- 造園雑誌 (ISSN:03877248)
- vol.38, no.4, pp.16-31, 1975-03-20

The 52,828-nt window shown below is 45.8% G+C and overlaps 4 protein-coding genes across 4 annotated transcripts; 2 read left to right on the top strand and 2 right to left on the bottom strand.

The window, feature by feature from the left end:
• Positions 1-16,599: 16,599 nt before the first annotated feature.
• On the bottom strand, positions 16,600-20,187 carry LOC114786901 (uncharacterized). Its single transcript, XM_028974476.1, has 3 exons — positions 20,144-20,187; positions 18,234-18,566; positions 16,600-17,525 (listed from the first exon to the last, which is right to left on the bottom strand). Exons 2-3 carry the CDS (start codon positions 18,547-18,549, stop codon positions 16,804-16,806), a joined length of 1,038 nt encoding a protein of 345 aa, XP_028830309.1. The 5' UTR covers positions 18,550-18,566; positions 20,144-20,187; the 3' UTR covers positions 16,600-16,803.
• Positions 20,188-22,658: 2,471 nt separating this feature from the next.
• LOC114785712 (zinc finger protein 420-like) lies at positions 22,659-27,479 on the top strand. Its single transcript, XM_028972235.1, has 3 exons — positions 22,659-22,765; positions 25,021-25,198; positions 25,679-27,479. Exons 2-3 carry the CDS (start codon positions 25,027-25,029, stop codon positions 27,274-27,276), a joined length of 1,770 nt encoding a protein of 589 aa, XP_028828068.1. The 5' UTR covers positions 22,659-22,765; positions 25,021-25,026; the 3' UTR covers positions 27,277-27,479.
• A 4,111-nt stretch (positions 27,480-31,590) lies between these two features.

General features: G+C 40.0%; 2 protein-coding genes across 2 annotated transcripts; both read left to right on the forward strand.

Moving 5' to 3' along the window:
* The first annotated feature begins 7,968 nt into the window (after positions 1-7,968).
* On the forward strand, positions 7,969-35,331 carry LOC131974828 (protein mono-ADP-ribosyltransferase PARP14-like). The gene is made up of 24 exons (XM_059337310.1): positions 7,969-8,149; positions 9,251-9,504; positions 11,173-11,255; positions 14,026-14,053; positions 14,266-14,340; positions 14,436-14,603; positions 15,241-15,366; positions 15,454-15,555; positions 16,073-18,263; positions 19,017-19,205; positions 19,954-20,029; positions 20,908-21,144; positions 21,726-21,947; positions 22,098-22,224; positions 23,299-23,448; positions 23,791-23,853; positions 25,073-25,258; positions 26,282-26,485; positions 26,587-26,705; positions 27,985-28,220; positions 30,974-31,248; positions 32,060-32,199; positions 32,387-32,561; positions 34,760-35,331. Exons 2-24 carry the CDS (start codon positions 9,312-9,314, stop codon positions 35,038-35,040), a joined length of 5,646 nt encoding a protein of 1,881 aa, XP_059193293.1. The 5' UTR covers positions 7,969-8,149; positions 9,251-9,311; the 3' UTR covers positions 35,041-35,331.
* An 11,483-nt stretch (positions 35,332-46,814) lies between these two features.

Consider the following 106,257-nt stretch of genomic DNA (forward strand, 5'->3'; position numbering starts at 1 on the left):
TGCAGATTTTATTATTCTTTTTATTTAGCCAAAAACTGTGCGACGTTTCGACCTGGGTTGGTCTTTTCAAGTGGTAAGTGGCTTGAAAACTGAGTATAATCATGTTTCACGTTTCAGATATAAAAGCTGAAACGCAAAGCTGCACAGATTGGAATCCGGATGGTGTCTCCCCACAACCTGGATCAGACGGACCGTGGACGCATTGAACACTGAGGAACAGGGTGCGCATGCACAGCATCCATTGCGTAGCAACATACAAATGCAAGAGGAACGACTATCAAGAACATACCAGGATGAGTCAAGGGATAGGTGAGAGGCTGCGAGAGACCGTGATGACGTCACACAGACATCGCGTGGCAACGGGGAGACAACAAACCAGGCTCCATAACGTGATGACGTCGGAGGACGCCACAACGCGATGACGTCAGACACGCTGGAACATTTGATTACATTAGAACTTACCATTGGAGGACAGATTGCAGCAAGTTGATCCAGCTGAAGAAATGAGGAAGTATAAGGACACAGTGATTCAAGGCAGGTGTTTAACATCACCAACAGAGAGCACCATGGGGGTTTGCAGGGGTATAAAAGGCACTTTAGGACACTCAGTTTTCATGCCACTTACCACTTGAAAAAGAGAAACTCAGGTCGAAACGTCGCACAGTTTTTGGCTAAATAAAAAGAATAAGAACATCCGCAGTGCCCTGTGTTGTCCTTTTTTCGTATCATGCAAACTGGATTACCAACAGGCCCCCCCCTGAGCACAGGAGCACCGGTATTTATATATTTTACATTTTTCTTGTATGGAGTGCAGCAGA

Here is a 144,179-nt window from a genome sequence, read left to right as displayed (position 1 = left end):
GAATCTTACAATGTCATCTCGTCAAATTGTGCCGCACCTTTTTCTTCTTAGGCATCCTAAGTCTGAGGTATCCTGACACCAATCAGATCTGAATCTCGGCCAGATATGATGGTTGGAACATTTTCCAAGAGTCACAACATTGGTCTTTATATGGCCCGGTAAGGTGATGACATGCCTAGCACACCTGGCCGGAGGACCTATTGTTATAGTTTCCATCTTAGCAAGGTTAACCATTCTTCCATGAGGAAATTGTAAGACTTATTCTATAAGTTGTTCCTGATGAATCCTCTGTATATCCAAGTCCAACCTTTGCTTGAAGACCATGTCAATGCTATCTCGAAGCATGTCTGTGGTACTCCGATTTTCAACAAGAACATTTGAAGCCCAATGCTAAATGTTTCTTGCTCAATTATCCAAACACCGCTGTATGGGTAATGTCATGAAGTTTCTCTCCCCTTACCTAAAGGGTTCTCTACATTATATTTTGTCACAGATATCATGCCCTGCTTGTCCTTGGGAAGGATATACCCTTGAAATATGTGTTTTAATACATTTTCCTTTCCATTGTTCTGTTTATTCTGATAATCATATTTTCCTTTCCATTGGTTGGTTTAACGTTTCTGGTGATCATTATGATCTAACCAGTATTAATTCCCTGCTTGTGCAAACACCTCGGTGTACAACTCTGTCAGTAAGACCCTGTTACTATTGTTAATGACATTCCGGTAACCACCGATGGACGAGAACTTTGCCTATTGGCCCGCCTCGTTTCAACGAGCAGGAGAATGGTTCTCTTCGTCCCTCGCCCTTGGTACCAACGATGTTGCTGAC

1. In defining an urban area, we can. take it as "a space occupied by artificial surfaces in a natural ecosystem,, which has originally existed but has been* partially destroyed by artificial structures resulting from human activities." Therefore, from the standpoint of physical planning, each urban area may be uniformly grasped as "an entity comprising two elements-natural surfaces and artificial surfaces." In other words, the form and shape of artificial surfaces occupying a certain space ( i. e., unit area) and the percentile ratio of the area occupied by artificial surfaces to the area of that space can be used as a planning index for that particular space. 2. Using Natural Surface-Artificial Surface (N-A) Formation Factor as a planning index, we have studied at this time to determine the limiting value of natural surfaces that are desirable in a unit area (or our daily life zone) measuring 90,000 sq. meters. This N-A formation factor may be expressed as follows : N-A Formation Factor (%) [numerical formula] Natural Surface Rate (%) = 100 - (N-A Formation Factor) 3. The study was made in the following manners : (1) The total area (11,727 hectares) of Takasaki City in Gunma Prefecture was divided into 1,303 meshes each measuring 90,000 sq. meters. Aerial photographs were taken for respective meshes and an N-A formation factor for each mesh was read by guess from such aerophotos. In this case, artificial surfaces comprised buildings, roads and the like. (2) N-A formation factors thus obtained (which ranged from O to 100%) were divided into 10 sections by an increment of 10% (i. e., 0-10%, 11-20%, 21-30%, …91-100%). Then, a survey was made at administrative areas within each of these sections to find out inhabitants' consciousness of satisfaction with natural environment (or their surrounding greens). The survey was conducted by the. use of a questionnaire which contained the following questions : I. Please reply to each of the following questions concerning your surrounding greens by selecting one of the following five answers : (i) Very-much. (ii) Comparatively less, (iii) Neither more nor less. (iv) Comparatively less, (v) Very little. A. How do you feel about your house or garden green? Ans. (i) (ii) (iii) (iv) (v) B. How do you feel about your neighbor's green? Ans. (i) (ii) (iii) (iv) (v) C. How do you feel about your town (or village) green? Ans. (i) (ii) (iii) (iv) (v) D. How do you feel about your city green? Ans. (i) (ii) (iii) (iv) (v) II. In the overall analysis of your living environment, how do you rate your living environment? E. Ans. (i) Excellent, (ii) Good, (iii) Fairly good, (iv) Bad. The above questionnaire was addressed to 1250 households randomly selected as subjects of the survey, 79.2% of which responded to the questionnaire. An analysis of those who replied to the questionnaire by age and sex has revealed that more than 85% of those who responded were of ages ranging from 30 to 69 and that the ratio of male respondents was 5 : 4. (3) Correlation charts for each of the above questions (as shown in Figures 5, 6 and 7) were prepared for analysis by combining N-A formation factors with inhabitants' responses to the consciousness of satisfaction with surrounding greens. (For the purpose of this analysis, the following plus and minus values were given to respective answers to Question I : (i) + 2, (ii) + 1, (iii)O, (iv)-1, and (v)-2. 4. The results of the study have indicated an extremely high correlation between N-A formation factors and inhabitants' responses to the consciousness of satisfaction with surrounding greens. For example, in Fig. 7 which is suggestive of a certain standard of our living environment, significant difference exists at a level of 0.1%, while Spearman's correlation coefficient shows -0.95. Also in Fig. 7, the N-A formation factor at the point of inflection from plus to minus value falls within the range of 50-60%. Judging from the results of this chart only, it can be concluded that natural surfaces in our living environment should be at least 40 to 50% of our daily life zone to satisfy ouy consciousness of green. These natural surfaces may consist not only of trees and woods, but also of the surface of water, dry river beds, bare lands, lawns, grasslands, paddy fields, farms and what not, irrespective of their private or public ownership. 5. The above-mentioned conclusion was solely based upon the method of determining the physical quantity of natural things (or naturals) to satisfy our consciousness of green vegetation as a human environment (Method 1). In addition, two other methods may be conceived of to determine this quantity. One concerns with a study of the efficacies or functions of green vegetation such as the stabilization of oxygen supply, the utilization of a green tract, of land, etc. (Method' 2) and the other,' with a study of the limit necessary to maintain a natural ecosystem which integrates both aboveground and underground spaces (Method 3). Although these two methods are now in the stage of finalization study and have questions yet to be solved, we have reviewed the results of this study by making a comparison with the results of trial calculations performed according to Methods 2 and 3, as will as with the results of similar studies by Method 1. As conclusions drawn from such review, we present the following for, discussion. (1) In case a daily life zone measuring 90,000 sq. meters is regarded as a unit area, natural surfaces should be secured up to a minimum of 40 percent of the unit area. (2) In the development of an urban area, artificial surfaces should be preferably held within 40 per cent of the total area intended for the urban area. (3) The percentile ratio of the area occupied by artificial surfaces in an urban area to the area occupied by natural surfaces in the same urban area should-normally be 50 to 50.